The mind detects pain. It can also amplify it. Our Principal Physiotherapist Sue Mayes talks about the psychological complexities involved in our perception of pain and how they affect dancers.
At a professional level, dancers live with pain. Not in the crippled-by-arthritis, blood-in-the-pointe-shoes way that many people imagine, but like an Olympic athlete, or anyone who is constantly pushing physical barriers to their limits. Our Principal Physiotherapist, Sue Mayes, says, “People in every job feel aches and pains. Sitting at a computer all day can be excruciating! But dancers are that extra step up because they are demanding so much more from their bodies. They’re training for many hours every day, they’re performing, they’re struggling with sleep because of the late hours they work – so they are at the extreme end of the spectrum. But that doesn’t mean that they’re damaging their bodies.” In fact, recent research into our dancers’ hip joints, which Mayes has carried out over five years in partnership with La Trobe University, suggests that they have suffered no adverse effects from their gruelling regimes – although they do benefit from the strengthening programs devised by Mayes’ team, which helps our company lead the world in injury prevention. Pain is another powerful ally in preventing injury. Mayes and her Artistic Health Team educate the dancers on the kinds of pain that are a normal part of their working lives – for instance, soreness and stiffness that vanishes with a morning shower or daily ballet class – and the kinds that are a warning bell. They encourage early reporting of every ‘out of the ordinary’ niggle so that it can be evaluated and nipped in the bud. But sometimes, as for every human, there is a psychological element to the experience of pain.Photography Kate Longley
We tend to think of pain as having a direct correlation with injury: you hurt yourself, and the body lets your mind know about it. But the reality is far more complex. From an early age, Mayes had an insight into the symbiotic interaction of body and mind and its relationship to health. Her father was a doctor; he also trained rowers. There was plenty of talk in the Mayes household about the importance of belief, focus and positivity to health. She grew up with a respect for “the body’s incredible ability to heal itself”. Framing injury in the most positive way possible is a central part of her treatments. We live in the age of advanced imaging technology such as magnetic resonance imaging (MRI), and dancers can have a negative reaction to seeing their anatomy writ large in this way. “MRI is a fantastic invention,” says Mayes, “but it often reveals abnormalities and ‘damaged’ tissue that most people don’t even know they’ve got.” Life has infinite variety, and we all have just as many idiosyncratic bumps and blemishes and wrinkles on our insides as we have on our outsides, most of which cause us no trouble at all. “This is an era of over-investigation, and many athletes seek an MRI as a first stop in treatment. We here at the Ballet have resisted being caught up in that momentum.” The reason? “Although imaging is a useful adjunct, sometimes it can do more harm than good.”Photography Kate Longley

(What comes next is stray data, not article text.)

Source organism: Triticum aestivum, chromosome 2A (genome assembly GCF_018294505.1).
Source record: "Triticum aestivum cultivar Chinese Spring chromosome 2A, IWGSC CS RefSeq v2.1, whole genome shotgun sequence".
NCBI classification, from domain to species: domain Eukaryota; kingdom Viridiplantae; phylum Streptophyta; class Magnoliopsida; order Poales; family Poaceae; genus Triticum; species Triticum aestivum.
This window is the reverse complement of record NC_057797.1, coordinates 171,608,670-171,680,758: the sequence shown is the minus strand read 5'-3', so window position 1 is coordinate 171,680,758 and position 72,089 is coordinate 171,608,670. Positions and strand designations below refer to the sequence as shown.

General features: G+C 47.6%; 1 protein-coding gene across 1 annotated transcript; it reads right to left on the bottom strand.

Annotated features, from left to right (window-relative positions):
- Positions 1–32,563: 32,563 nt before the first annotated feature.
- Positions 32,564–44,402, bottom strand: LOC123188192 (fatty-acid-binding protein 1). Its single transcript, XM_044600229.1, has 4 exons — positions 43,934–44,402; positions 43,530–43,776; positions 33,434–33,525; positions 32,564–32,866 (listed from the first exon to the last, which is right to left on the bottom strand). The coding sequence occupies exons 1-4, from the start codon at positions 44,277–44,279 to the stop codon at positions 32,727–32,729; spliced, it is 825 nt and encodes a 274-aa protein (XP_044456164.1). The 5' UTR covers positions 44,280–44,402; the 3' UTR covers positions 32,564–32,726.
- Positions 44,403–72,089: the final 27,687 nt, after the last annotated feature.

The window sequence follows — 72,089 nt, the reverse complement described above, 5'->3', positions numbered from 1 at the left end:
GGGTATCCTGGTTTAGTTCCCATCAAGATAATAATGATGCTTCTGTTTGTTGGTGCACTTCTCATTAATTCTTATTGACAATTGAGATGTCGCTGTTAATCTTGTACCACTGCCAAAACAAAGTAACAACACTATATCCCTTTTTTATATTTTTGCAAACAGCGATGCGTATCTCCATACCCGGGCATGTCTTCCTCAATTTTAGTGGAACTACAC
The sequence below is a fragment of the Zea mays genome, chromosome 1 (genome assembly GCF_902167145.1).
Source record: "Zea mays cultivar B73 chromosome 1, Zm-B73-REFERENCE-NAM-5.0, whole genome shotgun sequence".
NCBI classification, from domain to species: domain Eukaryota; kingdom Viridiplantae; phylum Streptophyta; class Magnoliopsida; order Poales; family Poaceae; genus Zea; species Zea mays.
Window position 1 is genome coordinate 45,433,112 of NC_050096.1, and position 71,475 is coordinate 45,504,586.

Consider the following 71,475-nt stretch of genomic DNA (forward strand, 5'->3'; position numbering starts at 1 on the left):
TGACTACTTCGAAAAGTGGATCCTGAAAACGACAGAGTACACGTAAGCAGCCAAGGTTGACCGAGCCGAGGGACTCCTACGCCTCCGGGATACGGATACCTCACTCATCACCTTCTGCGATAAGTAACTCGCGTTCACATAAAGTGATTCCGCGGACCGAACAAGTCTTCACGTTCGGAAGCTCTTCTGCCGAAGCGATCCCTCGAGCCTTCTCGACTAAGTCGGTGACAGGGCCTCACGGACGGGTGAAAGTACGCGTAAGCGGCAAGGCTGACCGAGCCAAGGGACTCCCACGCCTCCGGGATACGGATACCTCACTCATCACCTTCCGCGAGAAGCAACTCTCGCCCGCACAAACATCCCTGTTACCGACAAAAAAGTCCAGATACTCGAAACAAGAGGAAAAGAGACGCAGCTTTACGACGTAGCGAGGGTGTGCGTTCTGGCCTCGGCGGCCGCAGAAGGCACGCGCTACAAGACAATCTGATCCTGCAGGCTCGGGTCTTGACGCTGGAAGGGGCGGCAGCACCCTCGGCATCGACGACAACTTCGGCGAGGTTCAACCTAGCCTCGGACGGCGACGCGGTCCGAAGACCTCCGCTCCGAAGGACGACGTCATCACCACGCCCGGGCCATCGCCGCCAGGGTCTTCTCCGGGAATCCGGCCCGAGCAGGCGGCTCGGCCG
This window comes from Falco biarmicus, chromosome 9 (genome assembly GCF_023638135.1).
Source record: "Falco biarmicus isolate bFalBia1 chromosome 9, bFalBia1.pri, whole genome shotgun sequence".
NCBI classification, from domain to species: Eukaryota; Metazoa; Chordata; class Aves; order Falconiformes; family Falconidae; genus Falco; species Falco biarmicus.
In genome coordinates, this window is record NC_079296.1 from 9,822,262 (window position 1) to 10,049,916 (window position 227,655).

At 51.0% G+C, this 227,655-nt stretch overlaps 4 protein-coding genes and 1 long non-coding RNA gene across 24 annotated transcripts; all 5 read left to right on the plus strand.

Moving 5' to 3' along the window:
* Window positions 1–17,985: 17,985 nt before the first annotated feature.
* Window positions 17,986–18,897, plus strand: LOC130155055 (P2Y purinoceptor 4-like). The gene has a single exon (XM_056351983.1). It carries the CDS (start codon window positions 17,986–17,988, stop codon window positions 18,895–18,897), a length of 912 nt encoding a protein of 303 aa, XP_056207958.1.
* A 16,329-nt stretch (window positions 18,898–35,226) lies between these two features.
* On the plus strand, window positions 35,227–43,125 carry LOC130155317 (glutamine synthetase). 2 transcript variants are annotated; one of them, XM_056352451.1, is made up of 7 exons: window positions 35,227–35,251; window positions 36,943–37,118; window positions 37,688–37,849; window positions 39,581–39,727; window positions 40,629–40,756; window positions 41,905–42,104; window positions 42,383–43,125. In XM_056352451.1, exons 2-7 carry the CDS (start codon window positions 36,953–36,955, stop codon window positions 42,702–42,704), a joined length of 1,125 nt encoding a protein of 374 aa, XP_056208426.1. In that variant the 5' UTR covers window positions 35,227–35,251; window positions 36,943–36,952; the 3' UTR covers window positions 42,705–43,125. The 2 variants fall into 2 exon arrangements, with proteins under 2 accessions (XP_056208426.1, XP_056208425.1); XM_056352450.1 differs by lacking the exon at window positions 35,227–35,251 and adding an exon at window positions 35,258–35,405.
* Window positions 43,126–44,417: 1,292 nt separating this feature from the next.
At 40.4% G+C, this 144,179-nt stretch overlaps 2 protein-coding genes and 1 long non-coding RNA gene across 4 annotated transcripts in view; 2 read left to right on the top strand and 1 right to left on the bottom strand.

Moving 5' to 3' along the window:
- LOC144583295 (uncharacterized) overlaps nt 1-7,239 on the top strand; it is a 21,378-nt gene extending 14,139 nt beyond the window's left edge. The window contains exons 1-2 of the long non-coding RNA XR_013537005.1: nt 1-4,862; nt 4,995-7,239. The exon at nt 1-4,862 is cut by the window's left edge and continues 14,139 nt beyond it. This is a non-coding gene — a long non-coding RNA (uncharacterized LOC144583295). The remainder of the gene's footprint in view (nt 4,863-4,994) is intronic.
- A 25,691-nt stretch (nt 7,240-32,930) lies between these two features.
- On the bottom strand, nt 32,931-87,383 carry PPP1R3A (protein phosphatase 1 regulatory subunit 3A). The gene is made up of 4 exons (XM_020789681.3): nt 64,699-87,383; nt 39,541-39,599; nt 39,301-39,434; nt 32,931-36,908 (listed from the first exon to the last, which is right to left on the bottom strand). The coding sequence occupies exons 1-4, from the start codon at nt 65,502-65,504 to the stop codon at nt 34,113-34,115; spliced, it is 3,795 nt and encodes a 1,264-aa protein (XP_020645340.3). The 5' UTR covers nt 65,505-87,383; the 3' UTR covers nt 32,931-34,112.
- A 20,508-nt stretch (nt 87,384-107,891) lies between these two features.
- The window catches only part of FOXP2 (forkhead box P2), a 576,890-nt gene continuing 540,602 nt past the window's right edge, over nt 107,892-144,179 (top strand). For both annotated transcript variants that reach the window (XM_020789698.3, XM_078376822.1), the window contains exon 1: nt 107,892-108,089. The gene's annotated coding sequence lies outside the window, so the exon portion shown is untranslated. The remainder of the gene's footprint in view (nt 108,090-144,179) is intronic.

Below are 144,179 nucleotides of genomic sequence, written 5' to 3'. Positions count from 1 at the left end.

Injuries are frightening for elite dancers, who have been working at their art form since they were small children. Getting injured can mean the lifestyle they are so deeply invested in abruptly changes. They may miss out on big roles they’ve worked for years to dance. The stakes are high. “It’s bad enough for a dancer to hear they have injured tissue,” says Mayes, “but if they see the injury blown up onto a big screen, 10 times its real size, any little bit of fluid glowing white on an MRI – you can’t unsee that image. It can make you perceive your body, which is in fact incredibly resilient and strong, as fragile. I had a dancer who had a cyst in her foot – it was miniscule, the size of a pinhead. She saw it glowing up there on the screen and said to me, ‘I feel like my foot is about to crumble and collapse.’ And it wasn’t at all. Imaging can have a very powerful effect on your mind.” Research suggests that people with prolapsed discs who see a scan of their injury recover less effectively than those who don’t, which supports Mayes’ theory. Lorimer Moseley, a clinical scientist investigating the psychological element of pain, is a pioneer in this field; Mayes’ team regularly recommends his book Explain Pain or his TED talks to recovering dancers. “We’re not telling dancers, ‘It’s all in your head’. The pain is certainly real, but there are so many factors feeding into it aside from tissue damage. Stress and anxiety can have a huge sensitising effect. Dancers will perceive more pain just prior to an opening night, and then once that stressful performance is over, the pain recedes. Fatigue is another strong factor.”Photography Kate Longley
Sometimes if a dancer has had a bad injury in the past, then injures the same area, the trauma of that past experience and the dread of repeating it turns up the dial on their sensations. When Mayes and her team find that a dancer is reporting levels of pain out of proportion to their tissue damage, they look for the mental factors at play and help the dancer recognise and manage them. What Mayes tells dancers in this situation is, she says, just as relevant for the rest of us. “Pain doesn’t necessarily mean damage. Usually the best way to cope with pain is to get moving. When you stop moving, you stiffen up, the muscles around that point of pain are tensed and can even eventually weaken. Inactivity can also make you feel anxious or depressed. It becomes a vicious circle.” The secret is to frame it differently for yourself. “Of course, seek guidance – never ignore pain – but try to move and gradually build up your capacity and resilience, and have faith that your body has the ability to do incredible things.”Photography Kate Longley